Figure 3

E. mundtii effect on G. mellonella survival. Kaplan-Meier survival analysis of G. mellonella upon infection with E. mundtii (blue lines) and E. faecalis JH2-2 (red lines). Data are representative of three separate survival experiments performed with groups of 15 insects for each. Survival curves were constructed by the Kaplan-Meier method and compared by Log-rank analysis. P values of <0.05 were considered statistically significant.


In this report, a study of the genomic data of E. mundtii CRL1656 is presented for the first time. Additionally, a comparative analysis including the full genomic sequence of representative enterococcal species of diverse origins was conducted (Table 1). E. mundtii CRL1656 contains 805 CDS in common with other species of Enterococcus and only a low number of unique CDS, among which we identified a cluster encoding a bacteriocin and other related proteins. A phylogenetic tree for concatenated sequences of enterococcal core proteins was constructed (Figure 2A), indicating that E. mundtii is closer to E. faecium. This is in accordance with the sodA gene sequence phylogenetic comparison reported by Poyart et al.[68], which showed that these two enterococcal species cluster together. Moreover, as shown in Figure 2B, the highest ANI percentage was found between these microorganisms.

Bacterial genome plasticity is influenced by the presence of GEIs, which may include genes encoding for any number of functions, notably pathogenicity determinants [3, 46, 59]. Only 4 putative GEIs were identified in strain CRL1656, and none of them carries genes that might be encoding known virulence determinants. Many virulence genes and their functions have been described in enterococci [3, 46, 59]. Our bioinformatic analysis revealed the lowest number of putative pathogenicity factors for E. mundtii in comparison to other Enterococcus strains (Table 1), including different species from diverse origins (clinical, food and commensal). However the analysis of the presence or absence of virulence traits is not decisive to determine the commensal or pathogenic nature of a bacterium and the predictive methods have limitations and are not sufficient to conclude on the pathogenesis of the microorganism. This observation clearly arises from the analysis of Table 1, in which the commensal strain E. faecium Com15 possesses a higher number of putative virulence determinants (755) than the clinical isolate E. faecium strain DO (728). In this study, the virulence of the E. mundtii CRL1665 strain was evaluated using the G. mellonela model. As shown in the Figure 3, E. mundtii CRL1665 resulted non-virulent at low dose whereas the JH2-2 strain used as control killed 60% of larvae at 60 h. At high dose similar results were found E. mundtii strain was able to kill only 40% of larvae, whereas the control killed near the 80%. Our data indicate that the E mundtii strain CRL1665 as it was predicted by bioinformatic analysis is less virulent than the model E. faecalis JH2-2.

Remarkably, neither homologues for the main secreted factors shown to be critical for enterococcal pathogenesis, sprE (serine protease) and gelE (gelatinase), were found in E. mundtii nor other relevant genes such as cyl (transport and activation of a cytolisin [69]), agg, (adherence to eukaryotic cells) and esp (cell wall protein involved in immune evasion [70]). Interestingly, a gene annotated as a putative hemolysin was found. This protein contains a domain belonging to the hemolysin III family (Pfam 03006), which includes proteins from pathogenic and non-pathogenic bacteria, Homo sapiens and Drosophila melanogaster. In Bacillus cereus, it has been shown to function as a channel-forming cytolysin. In contrast, the cytolytic hemolysins commonly expressed by many enterococcal bacteraemia isolates, are two-component peptide systems (CylLL and CylLS) whose expression requires the products of an eigth-gene locus [71]. However, this locus is absent in E. mundtii. Experimental assays will be needed to define if the type III-hemolysin has a lytic role in vivo.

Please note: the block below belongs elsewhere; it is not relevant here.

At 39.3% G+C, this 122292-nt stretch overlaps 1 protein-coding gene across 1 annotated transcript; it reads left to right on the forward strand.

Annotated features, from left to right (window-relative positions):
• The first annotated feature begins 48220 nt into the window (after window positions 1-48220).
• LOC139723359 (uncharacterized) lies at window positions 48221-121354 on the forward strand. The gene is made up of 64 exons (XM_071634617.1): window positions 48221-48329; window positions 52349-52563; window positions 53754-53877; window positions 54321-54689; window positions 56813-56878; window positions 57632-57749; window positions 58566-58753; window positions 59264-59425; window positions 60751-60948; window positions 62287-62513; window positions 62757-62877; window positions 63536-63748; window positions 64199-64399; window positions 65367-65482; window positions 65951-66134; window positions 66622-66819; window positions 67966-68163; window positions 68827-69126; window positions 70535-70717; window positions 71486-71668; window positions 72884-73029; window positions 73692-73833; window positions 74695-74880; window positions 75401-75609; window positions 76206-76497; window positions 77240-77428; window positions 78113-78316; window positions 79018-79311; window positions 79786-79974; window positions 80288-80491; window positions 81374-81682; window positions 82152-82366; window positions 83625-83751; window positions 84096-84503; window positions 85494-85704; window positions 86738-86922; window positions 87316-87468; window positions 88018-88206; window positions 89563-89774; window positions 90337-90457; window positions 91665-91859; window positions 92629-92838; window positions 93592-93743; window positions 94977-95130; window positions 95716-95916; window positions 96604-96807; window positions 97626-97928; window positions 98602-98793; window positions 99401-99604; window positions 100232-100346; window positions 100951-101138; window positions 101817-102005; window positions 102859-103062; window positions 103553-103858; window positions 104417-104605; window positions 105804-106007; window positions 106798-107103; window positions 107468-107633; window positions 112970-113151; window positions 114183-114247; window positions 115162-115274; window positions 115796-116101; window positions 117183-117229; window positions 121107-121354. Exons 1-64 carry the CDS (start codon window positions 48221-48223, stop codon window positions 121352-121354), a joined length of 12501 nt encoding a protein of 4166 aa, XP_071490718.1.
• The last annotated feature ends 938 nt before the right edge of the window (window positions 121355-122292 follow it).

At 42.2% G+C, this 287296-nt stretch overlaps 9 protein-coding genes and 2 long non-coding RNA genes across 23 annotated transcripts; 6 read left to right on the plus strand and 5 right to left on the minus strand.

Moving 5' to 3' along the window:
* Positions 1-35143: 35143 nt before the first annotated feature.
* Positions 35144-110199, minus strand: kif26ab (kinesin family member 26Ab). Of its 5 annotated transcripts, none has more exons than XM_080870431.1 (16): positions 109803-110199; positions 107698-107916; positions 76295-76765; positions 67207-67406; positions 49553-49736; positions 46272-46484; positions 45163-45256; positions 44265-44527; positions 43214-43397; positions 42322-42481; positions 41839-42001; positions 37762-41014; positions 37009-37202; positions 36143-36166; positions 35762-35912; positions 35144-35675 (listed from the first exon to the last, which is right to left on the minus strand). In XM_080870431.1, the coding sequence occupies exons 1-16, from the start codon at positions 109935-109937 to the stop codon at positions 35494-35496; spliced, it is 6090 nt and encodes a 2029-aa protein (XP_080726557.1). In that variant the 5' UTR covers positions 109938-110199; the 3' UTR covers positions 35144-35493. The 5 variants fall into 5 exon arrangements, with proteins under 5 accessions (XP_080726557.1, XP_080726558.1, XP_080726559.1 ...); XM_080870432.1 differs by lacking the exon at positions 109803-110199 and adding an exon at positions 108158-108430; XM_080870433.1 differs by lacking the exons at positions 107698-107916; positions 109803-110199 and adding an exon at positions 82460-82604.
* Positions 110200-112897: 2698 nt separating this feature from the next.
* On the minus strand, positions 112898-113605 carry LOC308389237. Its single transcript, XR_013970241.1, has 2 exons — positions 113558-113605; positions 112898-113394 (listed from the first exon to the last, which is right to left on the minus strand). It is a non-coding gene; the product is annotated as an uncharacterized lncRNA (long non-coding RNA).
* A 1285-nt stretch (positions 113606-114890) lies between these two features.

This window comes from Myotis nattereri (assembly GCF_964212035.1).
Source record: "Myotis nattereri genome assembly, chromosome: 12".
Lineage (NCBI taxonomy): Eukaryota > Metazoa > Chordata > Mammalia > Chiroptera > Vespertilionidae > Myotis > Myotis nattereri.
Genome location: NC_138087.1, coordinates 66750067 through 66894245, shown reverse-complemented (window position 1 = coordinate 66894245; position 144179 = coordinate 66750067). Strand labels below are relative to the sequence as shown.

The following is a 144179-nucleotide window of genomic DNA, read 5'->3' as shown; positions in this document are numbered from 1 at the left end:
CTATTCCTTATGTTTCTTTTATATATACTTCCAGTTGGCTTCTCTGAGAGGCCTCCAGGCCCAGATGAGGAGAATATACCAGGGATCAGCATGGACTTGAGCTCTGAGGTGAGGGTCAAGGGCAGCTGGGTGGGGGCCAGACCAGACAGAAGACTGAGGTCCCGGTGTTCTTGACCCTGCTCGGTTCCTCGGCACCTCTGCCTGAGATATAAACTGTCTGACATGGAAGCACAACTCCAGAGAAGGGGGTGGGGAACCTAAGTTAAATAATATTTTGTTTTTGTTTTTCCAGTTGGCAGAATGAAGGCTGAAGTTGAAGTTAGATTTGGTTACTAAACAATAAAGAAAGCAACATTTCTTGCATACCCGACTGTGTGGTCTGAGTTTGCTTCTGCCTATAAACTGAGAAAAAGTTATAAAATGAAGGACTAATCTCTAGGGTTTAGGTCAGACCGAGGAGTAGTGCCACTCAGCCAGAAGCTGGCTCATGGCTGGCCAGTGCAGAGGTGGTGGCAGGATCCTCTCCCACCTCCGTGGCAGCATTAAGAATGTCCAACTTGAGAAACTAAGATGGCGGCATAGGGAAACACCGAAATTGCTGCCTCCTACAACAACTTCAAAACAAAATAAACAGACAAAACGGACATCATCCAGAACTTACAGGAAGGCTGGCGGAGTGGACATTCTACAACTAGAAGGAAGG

Some enterococcal species, particularly those thought to be associated with soil and non-human hosts [72], including E. mundtii, contain yellow pigments. Pigments in E. mundtii were identified as carotenoids [73]. This study has shown the presence of genes involved in the C30 carotenoid biosynthetic pathway in this bacterium, which is also present in most of the environmental enterococcal sequenced species. The ubiquitous detection of crtM and crtN genes, involved in the biosynthesis of the yellow 4,4’-diaponeurosporene, as well as the documented carotenoid production by these microorganisms [4], suggest that the role of carotenoids in enterococcal environmental fitness must be important. Carotenoids function as protectors against photodamage as they are able to quench ROS. Pigmented enterococci are protected from solar inactivation and can persist for extended periods of time in marine water relative to non-pigmented species [56]. Therefore, we can speculate that pigmentation in E. mundtii could play a protective role when the microorganism is exposed to the environment.

In this work we also identified those genes encoding the machinery responsible for the production of a bacteriocin previously reported by Espeche et al.[8]. This feature constitutes a relevant and unique characteristic of the strain. With respect to its biological activity, mundticin 1656 was shown to inhibit the growth of Listeria monocytogenes and a variety of lactic acid bacteria [8]. Noteworthy, the use of bacteriocins for the prevention or treatment of mastitis in cows has the potential to reduce the dependence on antibiotics. Given the genetic features observed throughout this work, E. mundtii could be used to this end, but this hypothesis needs to be further investigated.



This work was supported by grants from the Agencia Nacional de Promoción Científica y Tecnológica (ANPCyT, PICT2010-1828 and PIP 2012/14 CONICET, Argentina). GDR and CAS are fellows of CONICET, VSB, ME and CM are Career Investigators of the same institution.

Authors’ Affiliations

Instituto de Biología Molecular y Celular de Rosario (IBR-CONICET) and Departamento de Microbiología, Facultad de Ciencias Bioquímicas y Farmacéuticas, Universidad Nacional de Rosario
Departamento de Fisiología, Facultad de Ciencias Médicas, Universidad Nacional de Rosario